Review: Max Payne 2: The Fall of Max Payne

After finishing Max Payne, one would think that there wouldn’t be a sequel. It ends rather satisfyingly, with most of the loose ends tied up, but however, the story didn’t end. Max Payne 2 manages to keep the spirit from the previous game and sends Max out to solve yet another mystery.

Released in 2003, just two years after the first game, it was published by Take-Two Interactive, who acquired the rights from Remedy Entertainment and 3D Realms in 2001. Take-Two moved quickly, and development started quickly, and the game was developed by Remedy Entertainment and published by Rockstar Game. With the bigger budget and a new engine (RenderWare), the game was ready to start development.

The story follows our protagonist, Max Payne, years after the events of the first game. No longer in the DEA, he transferred back to his old job as a detective for the NYPD. While answering a call about a possible shoot-out in one of the warehouses, that belongs to Vladimir Lem (an “associate” from the first game), he encounters a group known as the Cleaners. Investigating the warehouse, Max encounters Mona Sax, who was presumed dead. This starts a snowball as a larger conspiracy begins to unveil.

The gameplay is relatively intact, although the game now has more “smoother” controls. The basics are still the same, you move and shoot and use bullet time to kill enemies until it’s either spent or you choose to stop it. Bullet time will eventually replenish when not in use, or by quickly killing enemies, to simulate “being in the zone”.
There are also two new additions to the gameplay. The first one is the introduction of a secondary weapon, and now Max can either throw a grenade or a Molotov Cocktail, or pistol whip enemies. The other one is the introduction of a friendly AI, that will can help Max in combat, but their deaths don’t impact the story or the progress of the level.
Just like in the first game, the first time you play it, there is only one difficulty mode. Completing the game will unlock other difficulty levels and two game modes: New York Minute and Dead Man Walking. New York Minute gives you a score based on the time you took to beat a level, and Dead Man Walking puts you in one of the five scenarios to see how long you can survive, against the waves of endlessly respawning enemies.

Max Payne 2, can also adjust the difficulty the first time that you play it. This means, that if you die too many times, the game will make the enemies weaker, and it gives you more health and painkillers. Painkillers are still the only way to replenish health, which keeps up the style of the first game.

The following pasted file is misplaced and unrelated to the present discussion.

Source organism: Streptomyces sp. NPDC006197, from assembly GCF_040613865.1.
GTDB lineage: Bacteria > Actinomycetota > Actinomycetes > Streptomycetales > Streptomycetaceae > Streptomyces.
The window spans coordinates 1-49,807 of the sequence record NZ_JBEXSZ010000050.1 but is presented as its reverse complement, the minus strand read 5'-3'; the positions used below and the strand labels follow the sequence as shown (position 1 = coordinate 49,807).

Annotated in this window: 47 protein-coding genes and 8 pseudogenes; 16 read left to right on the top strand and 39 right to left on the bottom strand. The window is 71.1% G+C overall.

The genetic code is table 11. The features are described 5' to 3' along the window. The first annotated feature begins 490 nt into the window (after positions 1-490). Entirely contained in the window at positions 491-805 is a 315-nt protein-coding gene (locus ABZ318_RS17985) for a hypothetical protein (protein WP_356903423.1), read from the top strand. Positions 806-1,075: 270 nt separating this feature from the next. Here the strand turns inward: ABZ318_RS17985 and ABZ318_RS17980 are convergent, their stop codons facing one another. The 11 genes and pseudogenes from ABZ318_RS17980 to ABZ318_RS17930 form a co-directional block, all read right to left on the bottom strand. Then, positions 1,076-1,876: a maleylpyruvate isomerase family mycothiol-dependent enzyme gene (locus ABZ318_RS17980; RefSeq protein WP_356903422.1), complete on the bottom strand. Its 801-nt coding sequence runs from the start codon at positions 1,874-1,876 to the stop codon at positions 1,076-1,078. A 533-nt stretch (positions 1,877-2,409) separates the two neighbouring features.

The game naturally has better graphics than the original, but the presentation of the story is still the same. The story is told through comic panels, as developers decided that the panels were more effective and less costly to make than a full cutscene. There are some minor cutscenes in the game, but they are rendered using the in-game engine, usually to either introduce the level or give you a hint where to go next.
Max Payne’s character is no longer modeled (or drawn), to look like Sam Lake the series creator, and has now been remodeled after the actor Timothy Gibbons, and he is still voiced by James McCaffrey that reprises his role once again. The result is that the comic panels look more professional, and are now of higher quality. Voice acting has also improved, and the new actors managed to do an amazing job.
In a typical noir setting, New York is under constant rain, and the levels are all realistic looking, but you will visit some levels several times. This was probably done to save time during development, but as you visit the same levels throughout the story, there are usually small changes to acknowledge that some time has passed.
The biggest change in the game is the nightmare levels. No longer abstract with platform mechanics, nightmare levels now offer more insight into Max’s psyche and motivations. You cannot die in these levels, but even then these levels are still memorable and fun to play and will give you small details about the story.
The script for the game, is three times larger, than that of the original game, as Sam Lake wanted a more complex story, that would add to the replay value. The story is just like the original game, divided into several parts and chapters.

The music in the game also manages to give you that noir and dark atmosphere. Composed by Kärtsy Hatakka and Kimmo Kajasto, manage to create an amazing soundtrack once again. Also, the game’s end credits song “Late Goodbye” by Poets of the Fall, is based on the lyrics by Sam Lake. It’s also referenced and hummed several times in the game by other characters. The game is also full of references and jokes, but these aren’t obvious and don’t ruin the atmosphere of the game.

The game was very well received by both the audience and critics, receiving several awards. However, despite its very positive reception, the game sold poorly, causing Take-Two to cite Max Payne 2 sales as a reason for the company’s revision of finances for 2004. Modding tools were also made available by Rockstar Games and Remedy Entertainment, which allowed the players to create various mods. This move without a doubt helped the game’s longevity and replayability.

Max Payne 2: The Fall of Max Payne is available for Windows, Xbox, and PS2. It’s also available on Steam and is very well optimized and works fine on most PCs.
In case you’re looking for a good third-person shooter or just want your noir fix, give Max Payne 2 a try. I would recommend that you play the first game as well because it’s also amazing, but it however isn’t required to follow the story. Superb graphics, story, and music that still hold to this day, will keep you occupied until you finish the game, and hopefully provide you with hours of entertainment.

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